Property / Real Estate

Untenantable Revisited

We revisit the definition of "untenantable" in light of a recent case in the Red Zone in Christchurch.

Our recent article published in June 2011 commented on the decision of the High Court in the case of Russell v Robinson in which the Court held that "untenantable" is an objective state to be determined on the specific relevant facts. Certainly the focus of the enquiry must be whether the premises are capable of being tenanted by the lessee, who in terms of the lease, went into the premises for a specific purpose and for a specific term. The tenant's purpose is inextricably tied up with a permitted use of premises.

The case of GP 96 Limited v F M Custodians Limited also considered this question. The background is complicated and we do not intend going into a full summary of the facts but this case is of particular relevance to the current situation in Christchurch as it concerns premises located in the "Red Zone", at 96 Lichfield Street.

F M Custodians Limited (FMC) as mortgagee of the landlord wrote to GP 96 Limited (tenant):

"... the lease terminated at 12.51pm on 22 February 2011 when, due to the earthquake that occurred at that time, the premises became so damaged as to be untenantable."

and further:

"Our client has taken possession of the premises given the termination of the lease."

The tenant alleged the termination of the lease (which was on the commonly used ADLS form) and related steps by FMC, breached the lease and were invalid. It made application for an interim injunction preventing FMC from taking any further steps in connection with the purported termination.

The Court dealt with a number of issues but this article deals only with the question of whether the premises were untenantable.

The Court referred to several cases including Russell v Robinson. It held that:

  • The test of tenantability is an objective test which reflects that the clause is for the benefit of both parties. Before the building can be untenantable there needs to be some degree of permanence, and something that is merely transitory or temporary will not be enough. All relevant facts need to be taken into account including the purpose of the lease, the duration of the lease, the extent of the damage, and an estimated time for repairs before occupancy can be resumed. If the building is rendered untenantable the lease would automatically terminate.
  • The indication that the cordon is unlikely to be removed this year was relied on by FMC to support its contention that the property at 96 Lichfield Street was untenantable.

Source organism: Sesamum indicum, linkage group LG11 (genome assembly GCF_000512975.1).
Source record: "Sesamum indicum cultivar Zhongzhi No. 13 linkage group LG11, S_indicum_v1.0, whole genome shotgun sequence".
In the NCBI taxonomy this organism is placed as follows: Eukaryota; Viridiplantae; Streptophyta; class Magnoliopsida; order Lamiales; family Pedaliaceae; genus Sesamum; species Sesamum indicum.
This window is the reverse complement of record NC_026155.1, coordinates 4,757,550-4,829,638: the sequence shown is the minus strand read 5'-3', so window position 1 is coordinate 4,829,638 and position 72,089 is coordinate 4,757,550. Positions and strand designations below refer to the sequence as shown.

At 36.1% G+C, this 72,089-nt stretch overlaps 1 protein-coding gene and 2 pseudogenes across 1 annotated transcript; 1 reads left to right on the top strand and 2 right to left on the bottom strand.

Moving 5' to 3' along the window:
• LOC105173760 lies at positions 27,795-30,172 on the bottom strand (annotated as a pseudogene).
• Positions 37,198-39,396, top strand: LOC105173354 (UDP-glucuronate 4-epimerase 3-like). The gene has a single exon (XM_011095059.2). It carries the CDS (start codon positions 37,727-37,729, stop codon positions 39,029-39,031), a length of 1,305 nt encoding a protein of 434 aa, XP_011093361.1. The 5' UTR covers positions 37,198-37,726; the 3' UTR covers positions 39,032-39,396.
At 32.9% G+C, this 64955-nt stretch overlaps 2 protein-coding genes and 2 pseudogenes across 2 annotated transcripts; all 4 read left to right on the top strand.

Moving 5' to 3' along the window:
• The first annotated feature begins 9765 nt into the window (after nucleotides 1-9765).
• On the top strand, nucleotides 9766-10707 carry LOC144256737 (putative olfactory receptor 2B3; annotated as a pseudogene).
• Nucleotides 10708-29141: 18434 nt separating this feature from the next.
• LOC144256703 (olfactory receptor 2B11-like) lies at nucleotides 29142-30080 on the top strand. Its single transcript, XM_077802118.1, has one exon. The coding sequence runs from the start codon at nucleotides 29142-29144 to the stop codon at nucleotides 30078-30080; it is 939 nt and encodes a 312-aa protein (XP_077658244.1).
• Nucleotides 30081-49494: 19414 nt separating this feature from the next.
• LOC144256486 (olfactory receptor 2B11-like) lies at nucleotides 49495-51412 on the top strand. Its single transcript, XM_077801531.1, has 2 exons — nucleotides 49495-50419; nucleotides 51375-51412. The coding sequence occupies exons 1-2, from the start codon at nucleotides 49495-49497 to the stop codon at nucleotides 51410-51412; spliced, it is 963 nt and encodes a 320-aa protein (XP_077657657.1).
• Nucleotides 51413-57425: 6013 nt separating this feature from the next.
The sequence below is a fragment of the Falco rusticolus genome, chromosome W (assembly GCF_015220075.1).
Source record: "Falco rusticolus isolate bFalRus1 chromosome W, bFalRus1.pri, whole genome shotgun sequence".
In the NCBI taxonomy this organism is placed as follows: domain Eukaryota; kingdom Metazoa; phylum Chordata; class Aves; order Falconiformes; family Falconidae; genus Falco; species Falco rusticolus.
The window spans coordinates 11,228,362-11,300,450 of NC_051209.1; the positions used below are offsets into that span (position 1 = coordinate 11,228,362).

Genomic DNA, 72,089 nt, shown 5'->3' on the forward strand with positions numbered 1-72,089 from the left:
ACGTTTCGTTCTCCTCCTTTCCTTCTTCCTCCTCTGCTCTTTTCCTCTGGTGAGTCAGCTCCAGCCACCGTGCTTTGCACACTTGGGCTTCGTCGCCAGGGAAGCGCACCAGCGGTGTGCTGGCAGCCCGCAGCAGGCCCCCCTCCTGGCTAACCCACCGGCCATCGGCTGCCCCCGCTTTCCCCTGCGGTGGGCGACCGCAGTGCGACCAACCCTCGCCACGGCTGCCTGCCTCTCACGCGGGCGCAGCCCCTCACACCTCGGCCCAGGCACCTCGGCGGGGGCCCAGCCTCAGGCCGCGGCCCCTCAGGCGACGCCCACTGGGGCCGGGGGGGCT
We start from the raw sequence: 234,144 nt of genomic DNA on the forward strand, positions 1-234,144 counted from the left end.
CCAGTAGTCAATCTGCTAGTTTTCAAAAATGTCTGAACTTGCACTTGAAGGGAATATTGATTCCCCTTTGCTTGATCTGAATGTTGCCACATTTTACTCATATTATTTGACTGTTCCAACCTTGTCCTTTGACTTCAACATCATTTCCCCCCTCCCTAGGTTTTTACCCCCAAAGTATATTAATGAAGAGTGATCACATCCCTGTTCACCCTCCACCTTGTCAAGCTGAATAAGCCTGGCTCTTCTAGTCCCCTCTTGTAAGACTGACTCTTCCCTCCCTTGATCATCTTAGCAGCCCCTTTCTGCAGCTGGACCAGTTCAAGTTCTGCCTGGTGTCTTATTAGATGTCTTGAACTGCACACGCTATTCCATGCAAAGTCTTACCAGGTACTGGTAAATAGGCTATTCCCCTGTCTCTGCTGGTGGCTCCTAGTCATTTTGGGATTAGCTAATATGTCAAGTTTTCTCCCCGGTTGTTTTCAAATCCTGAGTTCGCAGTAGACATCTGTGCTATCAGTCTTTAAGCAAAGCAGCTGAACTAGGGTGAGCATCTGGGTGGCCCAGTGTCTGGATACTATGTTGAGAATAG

• Given the widespread use of the ADLS lease form, FMC's submission, if accepted, was likely to have very significant implications in Christchurch. A huge number of leases within the Red Zone would most probably be automatically terminated with the result that landlords and tenants would be able to walk away from binding lease obligations. There would be commercial chaos.
  • Accordingly Chisholm J was not prepared to accept FMC's arguments that the lease had been rightfully terminated, especially in the context of an interim injunction.
  • Overall the Judge found that the tenant's case could be described as "relatively strong", ie that the building remained tenantable.

While this decision did not resolve the effect of the Red Zone given the interim nature of the proceedings, it does give some useful pointers as to matters which the Court will consider in determining whether premises are untenantable, namely:

  • the enquiry as to whether any portion of the building was so damaged as to render the premises untenantable is an objective test;
  • there needs to be some degree of permanence, and damage that is merely transitory or temporary will not be enough;
  • all relevant facts need to be taken into account including the purpose of the lease, the duration of the lease, the extent of the damage, and estimated time for repairs before occupancy can be resumed; and
  • in determining the length of term, rights of renewal should not be ignored.

The Judge also dealt briefly with the doctrine of "frustration" in the context of the lease. This is a matter that we will deal with in a future article.

Ian McCombe

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The contents of this publication are general in nature and are not intended to serve as a substitute for legal advice on a specific matter. In the absence of such advice no responsibility is accepted by Brookfields for reliance on any of the information provided in this publication.

 

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